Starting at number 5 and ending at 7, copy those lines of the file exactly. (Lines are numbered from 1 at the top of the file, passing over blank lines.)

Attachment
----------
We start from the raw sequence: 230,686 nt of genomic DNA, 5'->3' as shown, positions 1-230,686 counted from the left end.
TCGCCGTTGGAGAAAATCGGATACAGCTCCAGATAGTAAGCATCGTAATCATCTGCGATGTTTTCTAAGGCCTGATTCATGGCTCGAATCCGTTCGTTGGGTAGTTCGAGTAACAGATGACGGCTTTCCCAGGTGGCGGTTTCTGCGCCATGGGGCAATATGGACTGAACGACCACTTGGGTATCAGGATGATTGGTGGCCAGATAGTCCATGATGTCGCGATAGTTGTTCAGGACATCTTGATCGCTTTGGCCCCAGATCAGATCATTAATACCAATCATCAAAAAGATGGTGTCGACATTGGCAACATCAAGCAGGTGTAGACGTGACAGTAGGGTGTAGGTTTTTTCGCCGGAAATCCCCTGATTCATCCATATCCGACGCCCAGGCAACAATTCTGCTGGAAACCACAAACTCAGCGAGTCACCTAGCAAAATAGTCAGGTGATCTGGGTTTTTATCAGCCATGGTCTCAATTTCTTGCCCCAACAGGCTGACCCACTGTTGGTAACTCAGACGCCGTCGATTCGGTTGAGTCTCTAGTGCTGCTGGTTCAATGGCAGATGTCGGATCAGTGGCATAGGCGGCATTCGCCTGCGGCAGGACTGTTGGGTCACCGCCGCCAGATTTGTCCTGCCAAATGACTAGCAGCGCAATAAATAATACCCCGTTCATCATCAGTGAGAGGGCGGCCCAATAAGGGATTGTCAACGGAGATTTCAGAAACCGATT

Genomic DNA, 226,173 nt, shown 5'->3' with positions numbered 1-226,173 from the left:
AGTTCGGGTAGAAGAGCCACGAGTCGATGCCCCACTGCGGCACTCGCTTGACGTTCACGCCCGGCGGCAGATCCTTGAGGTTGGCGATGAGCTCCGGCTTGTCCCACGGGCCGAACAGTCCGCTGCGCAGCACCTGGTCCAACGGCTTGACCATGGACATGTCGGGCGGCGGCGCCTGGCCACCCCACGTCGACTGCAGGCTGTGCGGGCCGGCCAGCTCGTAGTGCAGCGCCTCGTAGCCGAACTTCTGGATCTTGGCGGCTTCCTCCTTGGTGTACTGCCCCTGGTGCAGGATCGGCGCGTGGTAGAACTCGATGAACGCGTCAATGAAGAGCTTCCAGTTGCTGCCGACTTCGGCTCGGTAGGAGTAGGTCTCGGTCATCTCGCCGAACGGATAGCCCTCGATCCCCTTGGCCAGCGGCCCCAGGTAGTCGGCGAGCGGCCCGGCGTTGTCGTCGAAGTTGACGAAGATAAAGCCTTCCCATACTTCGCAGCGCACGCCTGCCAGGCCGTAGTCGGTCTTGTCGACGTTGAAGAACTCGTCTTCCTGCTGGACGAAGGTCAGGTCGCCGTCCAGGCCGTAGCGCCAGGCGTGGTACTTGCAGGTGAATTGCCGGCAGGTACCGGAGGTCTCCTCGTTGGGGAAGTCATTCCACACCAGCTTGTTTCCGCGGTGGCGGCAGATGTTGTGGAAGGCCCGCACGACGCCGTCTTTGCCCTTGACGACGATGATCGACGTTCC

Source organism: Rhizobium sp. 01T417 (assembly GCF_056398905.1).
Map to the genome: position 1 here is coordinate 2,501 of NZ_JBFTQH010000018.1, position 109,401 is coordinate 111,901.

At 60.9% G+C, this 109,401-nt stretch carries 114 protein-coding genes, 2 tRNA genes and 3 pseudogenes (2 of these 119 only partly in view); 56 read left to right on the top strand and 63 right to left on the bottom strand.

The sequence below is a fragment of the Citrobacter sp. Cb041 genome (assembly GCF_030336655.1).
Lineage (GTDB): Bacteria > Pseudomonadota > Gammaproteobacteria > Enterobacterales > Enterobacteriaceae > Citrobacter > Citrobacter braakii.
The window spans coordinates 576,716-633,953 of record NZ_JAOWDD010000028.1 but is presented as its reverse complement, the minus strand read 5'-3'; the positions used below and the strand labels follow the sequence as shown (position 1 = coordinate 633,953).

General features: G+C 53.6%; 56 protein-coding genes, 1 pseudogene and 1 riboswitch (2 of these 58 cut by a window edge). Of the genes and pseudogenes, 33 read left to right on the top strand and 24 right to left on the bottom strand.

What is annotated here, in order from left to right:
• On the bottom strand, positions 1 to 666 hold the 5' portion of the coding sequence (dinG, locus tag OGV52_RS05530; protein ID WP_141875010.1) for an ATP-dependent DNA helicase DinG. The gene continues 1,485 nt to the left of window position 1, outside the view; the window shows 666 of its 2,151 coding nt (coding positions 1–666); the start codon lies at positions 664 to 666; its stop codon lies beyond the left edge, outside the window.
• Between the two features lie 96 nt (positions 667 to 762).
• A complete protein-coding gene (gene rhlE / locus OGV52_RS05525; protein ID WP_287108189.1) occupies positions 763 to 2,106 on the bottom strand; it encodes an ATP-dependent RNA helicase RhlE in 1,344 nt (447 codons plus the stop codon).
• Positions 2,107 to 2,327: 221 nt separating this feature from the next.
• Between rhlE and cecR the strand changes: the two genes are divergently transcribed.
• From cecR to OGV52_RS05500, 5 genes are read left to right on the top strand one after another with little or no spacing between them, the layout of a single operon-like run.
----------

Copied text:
Source organism: Rhizobium sp. 01T417 (assembly GCF_056398905.1).
Map to the genome: position 1 here is coordinate 2,501 of NZ_JBFTQH010000018.1, position 109,401 is coordinate 111,901.

At 60.9% G+C, this 109,401-nt stretch carries 114 protein-coding genes, 2 tRNA genes and 3 pseudogenes (2 of these 119 only partly in view); 56 read left to right on the top strand and 63 right to left on the bottom strand.